Thinking through what you will be writing
Now you have your copy of the application, checklist ready. All you probably need to do is write away.
But what do you write about? Thinking through and figuring this out is what we’ll discuss in this section.
Most applications have one or more of the following questions:
  1. 1.
    Your statement of purpose
  2. 2.
    What are your goals/passion?
  3. 3.
    Why do you wish to apply to this opportunity?
  4. 4.
    How would you use this opportunity to advance towards your goals?
  5. 5.
    What have you already done towards your goals?
  6. 6.
    Describe an adversity you have faced and how you overcame it.
  7. 7.
    Why should you be selected? OR What makes you an eligible candidate to be selected?
Essentially, to answer these questions well, you need clarity on:
What your goals are. Both short and long term.
What have you already done about your goals.
Why this opportunity.
And How this opportunity connects with your goals.
What is needed here are answers to these questions along with valid, legit experiences to substantiate your statements.
Sometimes, it might feel like a daunting task to figure out all these in our head and decide what to write about. You might either feel blank. Or you might even feel that you have multiple goals or interests.
What’s needed here though is thinking through and trying to find that one goal or one area of interest that you wish to focus on.
Truth is that we cannot really get to this out of the blue. So to help us get there, we can use few guideposts. This is where we go back to your research.

Guidepost #1

What are the reviewers looking for? What does the selection criteria say?
Let’s be honest. Unless and until there is a substantial connection between who you are, what you do and what they are looking for in a candidate, your chances of getting selected are slim.
So this should be your first filter. Decide to focus on areas that really matter to the opportunity.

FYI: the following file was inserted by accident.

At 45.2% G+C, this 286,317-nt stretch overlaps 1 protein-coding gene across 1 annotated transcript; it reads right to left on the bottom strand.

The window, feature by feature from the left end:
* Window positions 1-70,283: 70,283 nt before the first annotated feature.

For instance: If the opportunity is for computer science enthusiasts, then it is obvious that you need to emphasize on your skills in computer science. What could also work is demonstrating how you use computer science for the benefit of humanity.
So in this case, you should be thinking around your technical skills and how you use these to your benefit as well as that of others.
Let’s take another example.

Guidepost #2

Now that you have narrowed down to a theme of focus, you need to start thinking about the various experiences you have had.
Going by the same example,
  • What has your experience with technology been like?
  • Why do you like it?
  • What have you already done using technology?
  • What is the impact that you have created using technology?
  • Have you created direct impact by building tech or have you leveraged tech to solve problems?
Write them all down as you think through. And be specific with your experiences.

Guidepost #3

Talk to people who know you well. This may be your friends, teachers or someone you have worked with. Ask them about their experiences with you and what they feel are your strengths in your focus area.
And finally,
Ask yourself.
  • Why this opportunity?
  • What about it interests you? Why did you want to apply for it in the first place?
  • What are your goals?
  • Does the opportunity really fit in with your goals?
  • If you get selected, what about the opportunity will really take you closer to your goal?
Try to get yourself to find specific answers to these questions. I’m not saying that it is easy, but it definitely is worth it.
Last modified 2yr ago